The paper "Knowledge Management System" is a great example of a Management Case Study. This report contains a design system for a Knowledge Management System (KMS) for Telstra. The previous report evaluated a number of issues that were causing problems in the operation of the company. The issues were attributed to the incomprehensible Knowledge Management System which was presenting serious potential risks. For example, the departure of skilled and knowledgeable workers resulted in engagement in non regulated business. After briefly reviewing these issues, this report presents, in Section 2, a range of KMS components across the socio-technical spectrum, which could be implemented to address the specific issues.
How these components work together and with the current operations is addressed in Section 3-KMS Architecture. The report aims at showing how the identified knowledge in the previous work can be systematized. The new design will enable Telstra to integrate its operations to meet high-quality service delivery. The reports conclude with some recommendations and notes on why this work can be considered as high quality. 1.1 Key Issues from Knowledge Needs Analysis The case study concerns a particular problem situation, however, knowledge management is not about fixing failures but about having knowledge processes in place to ensure that business-as-usual is performed in a knowledgeable manner and innovation is encouraged.
The case study involves the study of the Telstra reckless way of carrying its tasks. The company was responsible for part of the national roll-out of the broadband network in Australia. In the embracement of modern technologies that guarantee faster and efficient connections, the company was laying underground fiber-optic cables around the country owing to the many benefits associated with the fiber optic technology in communications.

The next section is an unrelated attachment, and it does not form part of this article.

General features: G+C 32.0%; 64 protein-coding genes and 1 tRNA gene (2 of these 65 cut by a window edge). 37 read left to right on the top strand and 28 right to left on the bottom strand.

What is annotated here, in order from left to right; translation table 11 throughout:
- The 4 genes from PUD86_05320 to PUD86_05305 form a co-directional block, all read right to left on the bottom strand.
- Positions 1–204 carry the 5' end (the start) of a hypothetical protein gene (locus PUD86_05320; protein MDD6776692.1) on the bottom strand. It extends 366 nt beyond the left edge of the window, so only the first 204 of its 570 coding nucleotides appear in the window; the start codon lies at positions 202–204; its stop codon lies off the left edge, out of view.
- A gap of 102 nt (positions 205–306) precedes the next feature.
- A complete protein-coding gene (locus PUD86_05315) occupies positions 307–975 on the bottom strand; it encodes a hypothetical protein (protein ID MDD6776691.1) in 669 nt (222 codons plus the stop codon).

The main issues covered in the case are the irresponsible disposal of optic fibers into the environment as well as inappropriate digging up of telecommunications pits. The threatening issue that prompts media and the government officials to complain about is the exposure of the public to the inherent dangers of asbestos material. The dangers of asbestos include health effects such as cancer, asbestosis, and mesothelioma (Grace and Butler, 2005). The happening of these issues is attributed to the lack of a well-established knowledge management system.
Telstra had retrenched highly skilled workers aiming to reduce its operating costs. The company turned to the services of inexperienced temporary workers who could not even communicate comprehensively. In the case study, Mr. O’ Farrell indicates that Telstra contractors who had been working on the pit had “ no idea” what they were doing. He realized that some of the workers cannot speak English. For instance, he watched the owner of the company communicate with employees from meters away with hand signals, telling them to break up the pits with their hands and putting it into bags. 2.0 Knowledge System Design: A Scenario Approach The KM model is based on the principle that efficient and relevant knowledge management must be aligned with the overall organizational strategy.
The Australian Standard AS5037 contains numerous models of KMS. This section presents those components considered to address the situation analyzed in the previous report. The relationship with existing processes is established while discussing these components in chapter 3.
Grace, A., & Butler, T. (2005). Beyond knowledge management: Introducing learning management systems. Hershey, PA: Idea Group Pub.
Maier, R. (2007). Knowledge management systems: Information and communication technologies for knowledge management. Berlin: Springer.
Maier, Ronald. (2010). Knowledge Management Systems. Gardners Books.
Rubenstein, A. H., & Geisler, E. (2003). Installing and managing workable knowledge management systems. Westport, Conn: Praeger.
Zeleny, M. (2005). Human systems management: Integrating knowledge, management and systems. Hackensack, NJ: World Scientific Pub.